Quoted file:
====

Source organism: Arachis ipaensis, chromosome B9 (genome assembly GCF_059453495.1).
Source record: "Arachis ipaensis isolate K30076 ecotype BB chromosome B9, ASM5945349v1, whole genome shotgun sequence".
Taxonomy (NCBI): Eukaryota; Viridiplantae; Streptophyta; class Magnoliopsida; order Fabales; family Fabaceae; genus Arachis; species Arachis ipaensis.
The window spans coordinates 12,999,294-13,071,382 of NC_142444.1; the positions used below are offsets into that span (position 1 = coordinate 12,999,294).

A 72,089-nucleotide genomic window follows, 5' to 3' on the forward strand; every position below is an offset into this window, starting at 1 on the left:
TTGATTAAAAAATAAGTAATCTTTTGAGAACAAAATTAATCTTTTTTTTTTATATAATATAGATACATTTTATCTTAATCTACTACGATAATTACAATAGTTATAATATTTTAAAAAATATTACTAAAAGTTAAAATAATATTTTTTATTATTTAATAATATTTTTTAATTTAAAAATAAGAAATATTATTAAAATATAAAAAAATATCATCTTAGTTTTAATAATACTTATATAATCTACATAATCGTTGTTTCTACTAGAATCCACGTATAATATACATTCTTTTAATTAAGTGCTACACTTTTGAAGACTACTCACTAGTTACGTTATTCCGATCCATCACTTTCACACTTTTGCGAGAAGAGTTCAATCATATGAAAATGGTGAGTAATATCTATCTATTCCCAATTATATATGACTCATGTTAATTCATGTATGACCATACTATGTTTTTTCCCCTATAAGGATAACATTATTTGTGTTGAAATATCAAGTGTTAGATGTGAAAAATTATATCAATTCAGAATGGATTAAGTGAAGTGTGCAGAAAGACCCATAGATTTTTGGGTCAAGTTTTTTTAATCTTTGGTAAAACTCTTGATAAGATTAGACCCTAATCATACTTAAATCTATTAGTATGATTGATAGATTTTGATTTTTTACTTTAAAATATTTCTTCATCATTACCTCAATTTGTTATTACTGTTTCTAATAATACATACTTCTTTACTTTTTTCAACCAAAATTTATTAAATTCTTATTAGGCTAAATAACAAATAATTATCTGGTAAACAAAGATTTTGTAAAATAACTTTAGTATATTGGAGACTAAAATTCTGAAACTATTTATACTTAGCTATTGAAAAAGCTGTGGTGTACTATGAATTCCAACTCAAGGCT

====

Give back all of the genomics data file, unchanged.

Source organism: Arachis ipaensis, chromosome B9 (genome assembly GCF_059453495.1).
Source record: "Arachis ipaensis isolate K30076 ecotype BB chromosome B9, ASM5945349v1, whole genome shotgun sequence".
Taxonomy (NCBI): Eukaryota; Viridiplantae; Streptophyta; class Magnoliopsida; order Fabales; family Fabaceae; genus Arachis; species Arachis ipaensis.
The window spans coordinates 12,999,294-13,071,382 of NC_142444.1; the positions used below are offsets into that span (position 1 = coordinate 12,999,294).

A 72,089-nucleotide genomic window follows, 5' to 3' on the forward strand; every position below is an offset into this window, starting at 1 on the left:
TTGATTAAAAAATAAGTAATCTTTTGAGAACAAAATTAATCTTTTTTTTTTATATAATATAGATACATTTTATCTTAATCTACTACGATAATTACAATAGTTATAATATTTTAAAAAATATTACTAAAAGTTAAAATAATATTTTTTATTATTTAATAATATTTTTTAATTTAAAAATAAGAAATATTATTAAAATATAAAAAAATATCATCTTAGTTTTAATAATACTTATATAATCTACATAATCGTTGTTTCTACTAGAATCCACGTATAATATACATTCTTTTAATTAAGTGCTACACTTTTGAAGACTACTCACTAGTTACGTTATTCCGATCCATCACTTTCACACTTTTGCGAGAAGAGTTCAATCATATGAAAATGGTGAGTAATATCTATCTATTCCCAATTATATATGACTCATGTTAATTCATGTATGACCATACTATGTTTTTTCCCCTATAAGGATAACATTATTTGTGTTGAAATATCAAGTGTTAGATGTGAAAAATTATATCAATTCAGAATGGATTAAGTGAAGTGTGCAGAAAGACCCATAGATTTTTGGGTCAAGTTTTTTTAATCTTTGGTAAAACTCTTGATAAGATTAGACCCTAATCATACTTAAATCTATTAGTATGATTGATAGATTTTGATTTTTTACTTTAAAATATTTCTTCATCATTACCTCAATTTGTTATTACTGTTTCTAATAATACATACTTCTTTACTTTTTTCAACCAAAATTTATTAAATTCTTATTAGGCTAAATAACAAATAATTATCTGGTAAACAAAGATTTTGTAAAATAACTTTAGTATATTGGAGACTAAAATTCTGAAACTATTTATACTTAGCTATTGAAAAAGCTGTGGTGTACTATGAATTCCAACTCAAGGCT